IN THE UNITED STATES COURT OF APPEALS FOR THE 13TH CIRCUIT
THOROUGHGOOD, PLAINTIFF v. FACEBOOK, GOOGLE, EXXONMOBIL, AND SIMON LEGREE, DEFENDANTS.
Westercreek, Circuit Judge, writing for the court:
Marjorie Thoroughgood is the daughter and personal representative of the estate of her mother, Mildred, who sued the three defendant corporations and one individual for copyright infringement. The district court threw the case out, granting summary judgment to the defendants. Mildred has since died and her estate appeals.
Mildred was a professional photographer who made – or took1 – a famous photograph which her daughter alleges was stolen by the three defendants. Mildred was driving one afternoon on U.S. Highway 84/285 north of Espanola, New Mexico, when her eye was caught by a cemetery on the side of the road in the village of Hernandez. It was almost sunset and a full moon was rising above cemetery and mountains behind. Mildred threw on her brakes, pulled over, and grabbed for her camera. Jumping out of her car she immediately realized that the sun would be setting in moments and that the sunlight on the crosses in the cemetery would soon be gone, ending the chance to make the photo. She also recognized that she would have to expose for the full moon, otherwise it would be nothing more than a solid, boring, white circle in the resulting photograph. (the luminance of the moon – 250 c/ft2.)
Mildred was a photographic Luddite who refused to use the pervasive photo-manipulation computer program known as “Photoshop.” In her eyes it was not only pervasive, it was pernicious; a view which, as we shall see, is relevant to this appeal.
Mildred quickly set the manual controls on her digital camera for the proper exposure for the moon and snapped the picture. She planned on making more exposures but it was too late. The sunlight was off the crosses. Hers was the only car that stopped and she was the only person who photographed the scene.
Excited, Mildred hurried to her hotel room in Santa Fe and downloaded the photo to her computer. The results were more that even she had hoped for. It was the best photograph she had ever made. The moon’s exposure was perfect and all the photo needed was some “burning and dodging”, a standard photo-development technique.
Mildred wanted to share the photo with her friends, family, and professional peers so she uploaded a small digital copy to her Facebook page. (She also put a watermark copyright notice across the face of the photo, thinking she was protecting her copyright, we suppose. We would show you the photo, but we’re afraid Facebook might sue us.)
The very next day a new employee of Facebook’s marketing department was trolling around the site, looking for photographs that Facebook could use in a new advertising campaign. The employee, Hazel Smithers, stumbled on the photo which Mildred had already named, “Moonrise, Hernandez N.M.” Young Smithers immediately recognized that it was a fine photo that, because of its scenic value, religious iconography, and astronomical interest, would appeal to Facebook users and the general public. But the digital file of the photo was too small for Facebook’s advertising department and it had that troublesome watermark copyright notice splayed all over it.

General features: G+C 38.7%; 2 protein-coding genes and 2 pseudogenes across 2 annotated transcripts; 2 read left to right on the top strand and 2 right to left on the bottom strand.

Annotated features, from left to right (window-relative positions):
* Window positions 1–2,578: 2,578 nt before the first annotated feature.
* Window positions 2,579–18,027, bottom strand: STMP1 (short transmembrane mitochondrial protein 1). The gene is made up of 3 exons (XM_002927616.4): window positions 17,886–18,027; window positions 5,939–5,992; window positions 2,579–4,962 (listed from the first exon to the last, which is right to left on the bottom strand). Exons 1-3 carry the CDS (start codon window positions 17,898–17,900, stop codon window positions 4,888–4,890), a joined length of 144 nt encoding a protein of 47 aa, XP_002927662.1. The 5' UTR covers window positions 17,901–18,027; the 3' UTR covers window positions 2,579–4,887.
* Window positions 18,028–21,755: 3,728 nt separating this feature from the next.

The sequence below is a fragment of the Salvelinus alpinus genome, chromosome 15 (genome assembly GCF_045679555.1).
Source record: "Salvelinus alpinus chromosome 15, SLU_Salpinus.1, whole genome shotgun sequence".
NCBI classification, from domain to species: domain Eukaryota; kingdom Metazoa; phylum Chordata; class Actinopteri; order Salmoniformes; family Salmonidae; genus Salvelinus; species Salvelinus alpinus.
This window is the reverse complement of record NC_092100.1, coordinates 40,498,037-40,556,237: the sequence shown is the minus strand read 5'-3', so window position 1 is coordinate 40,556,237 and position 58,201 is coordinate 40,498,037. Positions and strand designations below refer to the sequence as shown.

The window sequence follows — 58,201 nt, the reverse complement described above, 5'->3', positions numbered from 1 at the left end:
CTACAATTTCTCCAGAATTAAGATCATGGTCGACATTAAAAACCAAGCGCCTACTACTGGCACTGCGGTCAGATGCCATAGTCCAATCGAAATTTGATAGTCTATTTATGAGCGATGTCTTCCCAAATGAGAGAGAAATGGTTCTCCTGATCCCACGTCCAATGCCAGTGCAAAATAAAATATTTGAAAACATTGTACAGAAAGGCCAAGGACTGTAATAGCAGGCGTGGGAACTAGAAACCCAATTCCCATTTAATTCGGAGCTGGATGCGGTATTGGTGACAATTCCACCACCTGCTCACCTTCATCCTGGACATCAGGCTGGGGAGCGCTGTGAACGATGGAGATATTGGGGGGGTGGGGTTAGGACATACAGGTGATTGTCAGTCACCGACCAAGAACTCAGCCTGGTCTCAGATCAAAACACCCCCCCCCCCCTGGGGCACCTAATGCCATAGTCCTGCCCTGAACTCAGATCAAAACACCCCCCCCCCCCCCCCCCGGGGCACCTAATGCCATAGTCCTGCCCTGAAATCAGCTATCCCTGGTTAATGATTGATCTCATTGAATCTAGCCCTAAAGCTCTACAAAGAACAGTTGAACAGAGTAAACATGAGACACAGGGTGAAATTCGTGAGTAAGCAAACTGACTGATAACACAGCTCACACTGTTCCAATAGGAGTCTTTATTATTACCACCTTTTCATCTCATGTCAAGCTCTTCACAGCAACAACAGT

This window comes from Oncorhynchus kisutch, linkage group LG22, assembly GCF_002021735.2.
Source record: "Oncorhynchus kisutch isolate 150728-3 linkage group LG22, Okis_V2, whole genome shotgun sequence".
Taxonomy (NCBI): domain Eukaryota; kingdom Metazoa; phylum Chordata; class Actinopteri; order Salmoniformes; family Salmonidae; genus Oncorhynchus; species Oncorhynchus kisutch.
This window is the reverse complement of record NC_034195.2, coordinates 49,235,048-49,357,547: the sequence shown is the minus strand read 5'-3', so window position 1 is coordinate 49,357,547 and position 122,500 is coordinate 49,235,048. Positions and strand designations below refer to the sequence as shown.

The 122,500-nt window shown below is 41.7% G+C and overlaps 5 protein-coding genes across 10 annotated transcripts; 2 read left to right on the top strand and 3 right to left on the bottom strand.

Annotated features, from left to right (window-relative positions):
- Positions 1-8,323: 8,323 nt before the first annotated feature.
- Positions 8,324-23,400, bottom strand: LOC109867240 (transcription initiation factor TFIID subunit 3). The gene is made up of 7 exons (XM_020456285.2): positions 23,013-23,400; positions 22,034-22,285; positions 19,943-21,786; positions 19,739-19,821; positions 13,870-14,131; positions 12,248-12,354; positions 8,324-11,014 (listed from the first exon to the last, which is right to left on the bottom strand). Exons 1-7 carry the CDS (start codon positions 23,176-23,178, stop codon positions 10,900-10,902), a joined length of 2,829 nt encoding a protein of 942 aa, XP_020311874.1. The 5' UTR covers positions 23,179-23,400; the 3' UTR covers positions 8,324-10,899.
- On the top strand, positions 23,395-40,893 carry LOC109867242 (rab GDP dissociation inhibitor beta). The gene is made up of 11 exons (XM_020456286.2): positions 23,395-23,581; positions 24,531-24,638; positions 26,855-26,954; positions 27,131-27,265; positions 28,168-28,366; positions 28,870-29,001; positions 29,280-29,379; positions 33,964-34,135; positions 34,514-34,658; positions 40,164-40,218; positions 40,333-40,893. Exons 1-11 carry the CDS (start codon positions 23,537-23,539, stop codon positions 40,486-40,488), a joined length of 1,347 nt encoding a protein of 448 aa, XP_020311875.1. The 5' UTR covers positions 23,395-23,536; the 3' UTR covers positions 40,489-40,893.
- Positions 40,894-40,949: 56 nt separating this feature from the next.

Without notice to Mildred, Hazel Smithers ran the photo through the “Photoshop” program that Mildred hated and completely removed the watermark. Then she ran it through another computer program which increased the file’s size so that it could be used in digital and print advertising. Facebook then launched an advertising program prominently featuring Mildred’s photo.
Not only that. Subsequently Facebook was contacted by Google which put the image on a line of coffee mugs, tee shirts, bookmarks, and pens in one of its advertising campaigns. Google paid Facebook one million dollars plus change for a sub-license to use the photo.
Then a vice-president of defendant ExxonMobil got one of Google’s coffee mugs with Mildred’s photo on it and thought the photo would make a wonderful addition to ExxonMobil’s latest advertising campaign encouraging Americans to get out on the “Open Road” using ExxonMobil’s gasoline. ExxonMobil paid Facebook two million dollars for the use of Mildred’s photo.
Eventually Facebook sold the rights to the photo to Simon Legree, a hedge-fund manager, for ten million dollars. Legree has since sold more than 1,000 copies of the photo at an average price of $5,000 per print.
Remember that Mildred knew nothing about these corporations using her photo or Legree selling it. They told her nothing and they paid her nothing.
She found out when her daughter showed her ExxonMobil’s full-page “Open Road” advertisement in the New York Times which was consisted only of her photo, a short caption, and a corporate logo. Up until that time the only people who ever saw an actual print of the photo were patrons of the small art gallery where Mildred showed her work.
It is well-settled American law that a copyright attaches to a work of art the instant it is created. (The defendants do not dispute that Mildred’s photo is a work of art so we save for another day the vexing legal question of whether photography is art.) So Mildred’s photo was copyrighted the instant she clicked the shutter on her camera. Putting a copyright notice on the small version she uploaded to her Facebook page was quaint legal surplusage. Not surplusage was Mildred’s registration of the copyright of the photo. She sent the government $35.00 to register the photo, necessary if she ever wanted to sue for statutory damages. Frantically Mildred tried to tell the defendants and the world that the photograph was hers. She held press conferences to which no one came, she blogged about it furiously, wrote hundreds of letters to editors, posted notices on her Facebook pages, tweeted on her Twitter page, set up her own web site, and bored anyone who would listen with her tale of copyright infringement. No one cared, least of all the defendants.